A July 10 CNSNews.com article spotlighted not just a dramatic shift in young attitudes toward abortion but why the dramatic shift - incrementalism.
(Generation Y birth years vary slightly to include those born from 1976 to 2002.)
Younger voters, especially women, are embracing a pro-life position in surprising numbers and in sharp contrast to attitudes that held sway 15 years ago, according to a new study....
The study by Overbrook Research, a public consulting firm in Illinois, examines public opinion data from Missouri. With proportions of blacks, Catholics and union members in line with national averages, the state is viewed as "highly representative of the American electorate," the study says.
Over 30,000 survey interviews were conducted in the state between 1992 and 2006. Participants were asked: "On the debate over abortion policy, do you consider yourself to be pro-life, pro-choice or somewhere in between?" Those who gave a definitive answer were then asked how strongly they held their view.
Results in 1992 were largely in step with what study authors Christopher Blunt and Fred Steeper call the "self-interest hypothesis." Women and men under 30 were the most ardently "pro-choice" (39%) and the least likely to be strongly "pro-life" (23%).
Today, by contrast, among the current generation of 18- to 29-year-olds, 36% say they are strongly "pro-life," while just 18% say they are strongly "pro-choice," the study authors said.
The trend was particularly evident among women in that age bracket. 40% identify themselves as strongly "pro-life" and only 20% as strongly "pro-choice."
The data reverses a two-to-one ratio that was evident in 1992, the study noted.
Where previous generations may have been inclined to "divorce sex from its consequences," new voters are entering the electorate at a time when medical advances highlight development in the womb and when public attention is focused on the "gruesome procedure" of partial birth abortion, the authors argued.
Blunt [said]... "Generation Y" voters have a very different frame of reference on abortion now than was evident in 1992.
"The most surprising and compelling findings we have are on young people," he said. "They've grown up with high-quality ultrasound images of unborn babies, and their passage into adulthood coincides with the ascendance of partial-birth abortion as the issue's dominant frame."...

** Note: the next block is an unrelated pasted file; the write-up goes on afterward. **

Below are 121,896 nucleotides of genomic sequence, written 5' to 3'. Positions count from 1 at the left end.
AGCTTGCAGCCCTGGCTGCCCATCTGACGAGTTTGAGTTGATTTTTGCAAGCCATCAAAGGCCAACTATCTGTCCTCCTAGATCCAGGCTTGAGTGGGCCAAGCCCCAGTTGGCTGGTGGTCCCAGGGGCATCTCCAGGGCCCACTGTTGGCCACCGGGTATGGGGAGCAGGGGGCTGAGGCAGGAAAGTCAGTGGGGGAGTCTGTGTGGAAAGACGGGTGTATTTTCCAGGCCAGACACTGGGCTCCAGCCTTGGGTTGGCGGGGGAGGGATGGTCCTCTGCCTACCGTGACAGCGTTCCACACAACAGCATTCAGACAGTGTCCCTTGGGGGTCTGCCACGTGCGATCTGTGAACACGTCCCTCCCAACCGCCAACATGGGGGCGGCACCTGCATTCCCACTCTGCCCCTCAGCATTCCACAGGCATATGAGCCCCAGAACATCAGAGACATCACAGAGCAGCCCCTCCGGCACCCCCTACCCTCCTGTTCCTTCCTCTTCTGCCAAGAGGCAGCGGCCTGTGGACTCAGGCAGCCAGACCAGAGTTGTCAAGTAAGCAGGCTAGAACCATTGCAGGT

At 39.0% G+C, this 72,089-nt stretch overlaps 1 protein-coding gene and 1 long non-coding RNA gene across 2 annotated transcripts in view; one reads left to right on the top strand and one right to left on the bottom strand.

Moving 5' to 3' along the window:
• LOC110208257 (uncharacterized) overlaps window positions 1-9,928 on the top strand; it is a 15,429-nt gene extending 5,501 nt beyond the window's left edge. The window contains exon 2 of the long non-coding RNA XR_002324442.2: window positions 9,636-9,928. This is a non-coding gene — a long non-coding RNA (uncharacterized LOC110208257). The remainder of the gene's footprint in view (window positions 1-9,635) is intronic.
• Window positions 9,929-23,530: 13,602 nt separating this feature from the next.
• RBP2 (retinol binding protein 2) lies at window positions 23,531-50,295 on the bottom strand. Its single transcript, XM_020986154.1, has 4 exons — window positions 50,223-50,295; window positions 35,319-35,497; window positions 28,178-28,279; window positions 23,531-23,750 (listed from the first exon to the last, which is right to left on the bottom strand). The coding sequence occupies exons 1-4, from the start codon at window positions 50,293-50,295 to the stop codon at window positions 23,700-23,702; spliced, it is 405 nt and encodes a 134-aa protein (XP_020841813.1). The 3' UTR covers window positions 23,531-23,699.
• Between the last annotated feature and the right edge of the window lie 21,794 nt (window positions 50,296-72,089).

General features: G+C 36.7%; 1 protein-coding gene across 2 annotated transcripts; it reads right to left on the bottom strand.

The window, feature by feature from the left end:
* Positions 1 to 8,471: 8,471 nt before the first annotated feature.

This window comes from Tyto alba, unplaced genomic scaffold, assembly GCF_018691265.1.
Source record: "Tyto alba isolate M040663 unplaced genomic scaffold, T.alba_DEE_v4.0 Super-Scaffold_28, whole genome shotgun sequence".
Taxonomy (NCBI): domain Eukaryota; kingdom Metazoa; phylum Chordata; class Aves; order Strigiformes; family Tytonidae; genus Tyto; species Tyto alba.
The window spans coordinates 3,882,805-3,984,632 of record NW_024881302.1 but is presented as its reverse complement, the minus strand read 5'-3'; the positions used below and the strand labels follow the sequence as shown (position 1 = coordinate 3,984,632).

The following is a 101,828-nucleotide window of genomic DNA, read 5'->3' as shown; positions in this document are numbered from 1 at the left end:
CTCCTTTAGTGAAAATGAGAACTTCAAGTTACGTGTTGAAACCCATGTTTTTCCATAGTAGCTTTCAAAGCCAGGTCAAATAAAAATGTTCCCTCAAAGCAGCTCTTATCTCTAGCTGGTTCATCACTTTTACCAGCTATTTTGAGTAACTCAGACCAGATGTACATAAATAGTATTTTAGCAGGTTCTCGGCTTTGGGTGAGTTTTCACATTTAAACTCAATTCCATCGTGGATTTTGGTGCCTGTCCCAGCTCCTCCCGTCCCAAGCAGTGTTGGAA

"As grisly details of partial birth abortion procedures replaced confrontational and often violent clinic protests on the evening news, voters seemed to have changed their minds about who the 'abortion extremists' were," they wrote in their analysis.
Overbrook is one of those orgs that is dedicated to wagging the dog or "shaping public opinion" (their own words). However, Blunt seems to have a good statistical backgroung. I haven't read the study yet, but it's available here...
For those of you actually interested in critical reading.Posted by: Cameron at July 11, 2007 8:53 AM
I would also hazard a guess, that photos of what abortion really is may have helped sway people...The face the truth tours, the trucks, the internet...all of these places give people the opportunity to see the reality instead of the idealism.
While some on here would say that the pictures either have no effect or turn them off because of the "grossness" factor, I believe many, many people see these pictures and face the abortion issue head on for the first time.
Perhaps some of these nineteen year olds were 10 year olds when they saw these images for the first time?
No statistics...just thinkin' out loud.Posted by: MK at July 11, 2007 9:17 AM
The concept of the Face the Truth was first conceived by Pastor Matt Trewhella, who in the 1990s began to blanket Wisconsin towns with pictures of healthy fetuses and aborted babies. League National Director Joe Scheidler was invited to one of these Wisconsin tours and was immediately impressed by this new approach of displaying graphic signs without a specific protest target.
Yep, the timing is right...It started in the 1990's (I was camping in Wisconsin at the time and stumbled across one of the first...We went everyday that year...left the campground and followed the caravan) Now, 17 years later the children that would have witnessed these tours are now the adults that are claiming to be pro-life...make that strongly pro-life.